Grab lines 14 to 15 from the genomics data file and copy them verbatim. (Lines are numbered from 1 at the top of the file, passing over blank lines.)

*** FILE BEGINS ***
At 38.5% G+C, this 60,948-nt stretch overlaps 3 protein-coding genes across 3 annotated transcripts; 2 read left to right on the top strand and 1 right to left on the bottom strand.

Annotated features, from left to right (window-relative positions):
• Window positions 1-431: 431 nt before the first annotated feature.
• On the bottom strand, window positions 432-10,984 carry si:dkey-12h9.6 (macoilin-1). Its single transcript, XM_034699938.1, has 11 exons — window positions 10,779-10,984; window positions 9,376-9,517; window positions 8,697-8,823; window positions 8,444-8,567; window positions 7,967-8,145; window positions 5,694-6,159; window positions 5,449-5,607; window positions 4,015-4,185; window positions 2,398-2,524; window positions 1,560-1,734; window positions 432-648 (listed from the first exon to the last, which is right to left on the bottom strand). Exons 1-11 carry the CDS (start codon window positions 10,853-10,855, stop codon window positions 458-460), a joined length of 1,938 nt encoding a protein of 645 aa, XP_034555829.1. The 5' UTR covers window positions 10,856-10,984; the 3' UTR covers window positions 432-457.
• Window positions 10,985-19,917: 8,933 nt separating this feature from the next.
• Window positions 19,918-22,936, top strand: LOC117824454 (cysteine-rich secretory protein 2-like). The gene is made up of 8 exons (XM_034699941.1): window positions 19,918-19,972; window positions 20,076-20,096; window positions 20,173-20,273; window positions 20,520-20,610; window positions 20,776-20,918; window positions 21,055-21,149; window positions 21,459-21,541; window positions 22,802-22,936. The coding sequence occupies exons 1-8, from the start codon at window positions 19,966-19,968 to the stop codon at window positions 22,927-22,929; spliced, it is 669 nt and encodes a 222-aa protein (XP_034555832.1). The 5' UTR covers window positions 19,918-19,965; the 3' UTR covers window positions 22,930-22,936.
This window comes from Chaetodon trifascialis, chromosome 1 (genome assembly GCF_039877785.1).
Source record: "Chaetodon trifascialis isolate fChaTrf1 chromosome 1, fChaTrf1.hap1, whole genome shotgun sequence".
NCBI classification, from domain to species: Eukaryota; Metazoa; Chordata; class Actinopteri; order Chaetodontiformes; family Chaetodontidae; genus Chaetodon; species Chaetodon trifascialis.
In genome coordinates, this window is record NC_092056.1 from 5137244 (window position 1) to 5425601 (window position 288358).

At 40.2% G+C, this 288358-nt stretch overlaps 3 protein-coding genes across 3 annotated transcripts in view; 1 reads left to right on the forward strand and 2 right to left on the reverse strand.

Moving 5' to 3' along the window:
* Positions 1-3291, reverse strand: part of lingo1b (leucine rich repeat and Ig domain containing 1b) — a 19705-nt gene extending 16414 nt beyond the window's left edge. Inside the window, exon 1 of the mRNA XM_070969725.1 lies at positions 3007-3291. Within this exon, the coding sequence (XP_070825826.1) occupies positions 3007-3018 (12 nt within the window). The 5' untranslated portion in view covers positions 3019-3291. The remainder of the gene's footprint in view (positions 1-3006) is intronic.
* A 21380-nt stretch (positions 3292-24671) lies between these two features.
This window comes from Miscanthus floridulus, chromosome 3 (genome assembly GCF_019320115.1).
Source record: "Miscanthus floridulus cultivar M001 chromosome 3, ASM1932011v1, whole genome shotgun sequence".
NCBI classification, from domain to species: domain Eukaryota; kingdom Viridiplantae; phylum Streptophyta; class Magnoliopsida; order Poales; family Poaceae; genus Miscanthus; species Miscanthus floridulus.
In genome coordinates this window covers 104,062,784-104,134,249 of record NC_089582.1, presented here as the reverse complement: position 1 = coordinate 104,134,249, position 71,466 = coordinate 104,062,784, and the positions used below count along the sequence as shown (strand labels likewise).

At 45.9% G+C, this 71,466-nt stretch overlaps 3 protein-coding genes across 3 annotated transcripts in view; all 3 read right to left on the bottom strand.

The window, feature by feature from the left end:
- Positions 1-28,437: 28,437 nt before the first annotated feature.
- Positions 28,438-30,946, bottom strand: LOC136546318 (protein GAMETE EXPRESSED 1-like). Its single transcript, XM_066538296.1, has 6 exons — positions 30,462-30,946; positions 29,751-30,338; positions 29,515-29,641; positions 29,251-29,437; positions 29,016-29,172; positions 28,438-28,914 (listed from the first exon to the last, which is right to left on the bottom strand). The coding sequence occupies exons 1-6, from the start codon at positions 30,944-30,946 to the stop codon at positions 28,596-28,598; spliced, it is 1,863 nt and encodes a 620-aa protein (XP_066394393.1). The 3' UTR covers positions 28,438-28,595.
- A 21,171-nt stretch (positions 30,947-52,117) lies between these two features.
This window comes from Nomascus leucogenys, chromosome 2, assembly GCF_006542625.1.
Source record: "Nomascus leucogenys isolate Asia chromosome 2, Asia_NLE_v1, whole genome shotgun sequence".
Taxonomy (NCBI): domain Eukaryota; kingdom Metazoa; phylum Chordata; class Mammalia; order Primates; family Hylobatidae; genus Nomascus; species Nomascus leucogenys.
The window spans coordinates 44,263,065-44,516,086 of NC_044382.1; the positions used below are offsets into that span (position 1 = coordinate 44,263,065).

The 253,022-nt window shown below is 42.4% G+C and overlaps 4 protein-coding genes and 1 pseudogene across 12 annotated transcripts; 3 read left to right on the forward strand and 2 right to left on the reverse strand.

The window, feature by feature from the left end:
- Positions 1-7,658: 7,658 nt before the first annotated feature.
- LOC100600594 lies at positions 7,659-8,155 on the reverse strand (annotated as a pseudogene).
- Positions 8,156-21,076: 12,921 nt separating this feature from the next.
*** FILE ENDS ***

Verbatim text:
* A 21380-nt stretch (positions 3292-24671) lies between these two features.
This window comes from Miscanthus floridulus, chromosome 3 (genome assembly GCF_019320115.1).